Graduation ceremonies postponed, but academic year will start in October
The University of Malta has announced that gradation ceremonies which were to take place in November/December of this year will be postponed to next year because of the uncertainties related to COVID-19.
University Rector, Prof Alfred Vella said that the Senate had decided that the thanksgiving Mass and the ceremonies will take place in February/March. 2021 according to the public health situation.
At the same time, preparations for the new academic year have continued, with Television Malta conforming with the Pro-Rector of the University, Prof Carmen Sammut, that unless unexpected circumstances arise, the new academic year will start as scheduled in October.
The University has begun receiving applications from prospective students for the next academic year.”Lectures will start on 19 October for many of the courses, while those which have certain course requirements such as medicine and dentistry, they will begin in November…but we need to bear in mind that every decision we take can disappear and we might have to adapt once again.”
Applicants can enter University provisionally even if they do not have the qualifications required because during the pandemic the MATSEC exams were postponed. “Results will not be out by then, but students can still enter their course if they feel that they did well enough to start, so they can enter on a probation basis and will have the chance to remain on probation, but obviously if they do not manage to obtain the required marks in the re-sits or during the course, then they cannot continue.”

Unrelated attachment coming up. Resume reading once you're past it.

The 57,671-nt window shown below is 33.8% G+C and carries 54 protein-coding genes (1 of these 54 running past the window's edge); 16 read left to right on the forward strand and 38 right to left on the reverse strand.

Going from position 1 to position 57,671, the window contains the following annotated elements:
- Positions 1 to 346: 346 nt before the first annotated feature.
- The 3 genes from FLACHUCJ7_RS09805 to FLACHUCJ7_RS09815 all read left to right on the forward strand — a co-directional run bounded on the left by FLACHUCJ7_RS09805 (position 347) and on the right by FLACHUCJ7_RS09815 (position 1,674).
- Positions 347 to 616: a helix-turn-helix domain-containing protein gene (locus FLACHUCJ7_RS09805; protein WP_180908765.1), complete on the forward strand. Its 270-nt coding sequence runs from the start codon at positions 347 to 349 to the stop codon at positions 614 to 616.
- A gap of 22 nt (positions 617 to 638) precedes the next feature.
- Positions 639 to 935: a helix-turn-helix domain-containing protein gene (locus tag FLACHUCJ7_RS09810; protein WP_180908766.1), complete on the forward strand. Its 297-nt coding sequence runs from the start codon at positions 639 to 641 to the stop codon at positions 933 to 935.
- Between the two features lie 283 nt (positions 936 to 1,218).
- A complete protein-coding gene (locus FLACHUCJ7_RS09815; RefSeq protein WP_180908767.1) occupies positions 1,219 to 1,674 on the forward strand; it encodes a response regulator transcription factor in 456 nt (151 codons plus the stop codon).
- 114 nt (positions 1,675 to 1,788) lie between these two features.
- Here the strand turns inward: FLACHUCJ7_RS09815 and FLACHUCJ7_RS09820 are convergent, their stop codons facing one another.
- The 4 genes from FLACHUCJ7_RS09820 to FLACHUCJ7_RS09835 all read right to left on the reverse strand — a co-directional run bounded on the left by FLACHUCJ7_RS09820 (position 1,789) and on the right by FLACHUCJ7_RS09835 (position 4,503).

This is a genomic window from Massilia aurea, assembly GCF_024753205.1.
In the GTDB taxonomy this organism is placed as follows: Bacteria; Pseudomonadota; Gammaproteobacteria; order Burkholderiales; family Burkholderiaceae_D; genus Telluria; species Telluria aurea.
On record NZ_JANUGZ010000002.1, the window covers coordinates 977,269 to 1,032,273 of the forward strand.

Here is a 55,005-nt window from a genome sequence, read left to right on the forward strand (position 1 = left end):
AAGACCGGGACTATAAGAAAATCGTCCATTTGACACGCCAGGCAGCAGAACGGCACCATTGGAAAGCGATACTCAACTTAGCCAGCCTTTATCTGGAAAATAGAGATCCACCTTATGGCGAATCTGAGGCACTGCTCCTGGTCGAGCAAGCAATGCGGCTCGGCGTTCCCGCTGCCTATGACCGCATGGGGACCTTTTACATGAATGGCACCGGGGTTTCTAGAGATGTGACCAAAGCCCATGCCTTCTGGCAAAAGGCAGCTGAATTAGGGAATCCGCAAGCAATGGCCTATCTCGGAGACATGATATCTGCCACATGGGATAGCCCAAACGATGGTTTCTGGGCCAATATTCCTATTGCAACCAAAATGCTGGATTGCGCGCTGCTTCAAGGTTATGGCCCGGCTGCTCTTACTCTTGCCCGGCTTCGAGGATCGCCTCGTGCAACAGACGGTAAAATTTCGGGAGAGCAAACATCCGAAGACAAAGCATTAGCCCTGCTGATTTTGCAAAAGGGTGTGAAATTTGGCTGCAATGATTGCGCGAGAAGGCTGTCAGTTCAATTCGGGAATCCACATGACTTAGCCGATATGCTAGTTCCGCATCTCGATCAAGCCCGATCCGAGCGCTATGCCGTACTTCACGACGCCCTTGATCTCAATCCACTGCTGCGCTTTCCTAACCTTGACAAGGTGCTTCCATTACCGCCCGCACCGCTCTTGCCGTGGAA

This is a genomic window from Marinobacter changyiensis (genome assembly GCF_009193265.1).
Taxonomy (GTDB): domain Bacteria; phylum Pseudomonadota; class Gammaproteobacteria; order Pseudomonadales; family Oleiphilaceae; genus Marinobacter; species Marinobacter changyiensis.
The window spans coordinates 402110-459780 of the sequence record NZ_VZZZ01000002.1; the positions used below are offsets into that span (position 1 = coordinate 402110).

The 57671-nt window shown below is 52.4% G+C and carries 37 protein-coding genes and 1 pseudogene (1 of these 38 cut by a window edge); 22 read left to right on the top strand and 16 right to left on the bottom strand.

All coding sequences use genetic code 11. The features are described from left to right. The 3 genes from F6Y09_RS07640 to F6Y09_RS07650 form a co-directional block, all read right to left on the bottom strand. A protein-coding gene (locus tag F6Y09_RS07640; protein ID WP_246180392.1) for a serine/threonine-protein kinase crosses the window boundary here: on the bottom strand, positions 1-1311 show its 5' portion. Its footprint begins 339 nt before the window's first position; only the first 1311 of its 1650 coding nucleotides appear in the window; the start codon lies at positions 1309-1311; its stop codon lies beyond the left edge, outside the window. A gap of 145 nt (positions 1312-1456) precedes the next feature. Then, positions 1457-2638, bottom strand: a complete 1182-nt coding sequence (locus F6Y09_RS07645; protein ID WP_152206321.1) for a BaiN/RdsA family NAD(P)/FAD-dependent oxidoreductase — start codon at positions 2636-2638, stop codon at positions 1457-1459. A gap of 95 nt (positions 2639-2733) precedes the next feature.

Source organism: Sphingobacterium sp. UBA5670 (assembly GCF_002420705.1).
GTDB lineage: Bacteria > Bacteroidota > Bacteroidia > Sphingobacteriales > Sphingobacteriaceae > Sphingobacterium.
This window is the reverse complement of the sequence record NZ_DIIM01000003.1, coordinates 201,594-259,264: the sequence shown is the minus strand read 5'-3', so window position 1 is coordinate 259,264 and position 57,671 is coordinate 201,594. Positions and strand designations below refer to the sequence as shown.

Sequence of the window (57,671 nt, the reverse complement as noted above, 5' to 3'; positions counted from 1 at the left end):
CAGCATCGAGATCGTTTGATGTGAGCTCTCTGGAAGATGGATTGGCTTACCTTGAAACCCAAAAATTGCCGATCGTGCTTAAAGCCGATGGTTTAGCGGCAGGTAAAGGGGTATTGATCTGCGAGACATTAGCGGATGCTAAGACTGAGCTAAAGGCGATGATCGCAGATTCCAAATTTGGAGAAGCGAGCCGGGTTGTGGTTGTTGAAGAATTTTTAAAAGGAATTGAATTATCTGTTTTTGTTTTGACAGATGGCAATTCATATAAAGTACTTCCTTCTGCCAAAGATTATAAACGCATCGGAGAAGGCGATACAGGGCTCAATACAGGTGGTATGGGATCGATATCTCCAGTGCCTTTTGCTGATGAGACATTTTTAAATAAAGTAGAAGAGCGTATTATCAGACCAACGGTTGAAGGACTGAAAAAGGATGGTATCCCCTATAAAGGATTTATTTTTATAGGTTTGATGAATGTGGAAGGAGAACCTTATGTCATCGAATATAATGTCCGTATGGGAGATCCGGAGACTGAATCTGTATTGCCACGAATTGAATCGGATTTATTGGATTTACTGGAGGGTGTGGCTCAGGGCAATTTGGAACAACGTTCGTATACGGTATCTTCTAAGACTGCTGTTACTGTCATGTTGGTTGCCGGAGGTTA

Asked whether adjusting the criteria for entry into University will be creating an unfair situation, Prof Sammut pointed out that students have had to finish their studies in an unprecedented situation.
“We will open the academic year on a probation basis, but at the same time the University needs to maintain its standards even in the interests of its students, as we do not want anyone to graduate this year and then some time in the future someone will say, oh those were students from the Covid period, and therefore their certificates will be considered inferior to those of others.”
When she was asked whether the online content will be increased, the Pro-Rector said that this is a possibility which will be studied. “Right now a study is being undertaken on the way academics experienced online teaching and how students experienced it; while we will continue to be a teaching university because we have a 250 year history of teaching face to face, at the same time we need to see what we have learned over the last few months.”
TVM also spoke with the University’s administrative official Marco Tabone, who confirmed that this year there will be 20 new courses. “Some of them are Masters courses and some are undergraduate, such as the Bachelor of Arts in Public Management, and Bachelor of arts in Disability Studies and Psychologies.”
Mr Tabone said some of these courses will be online.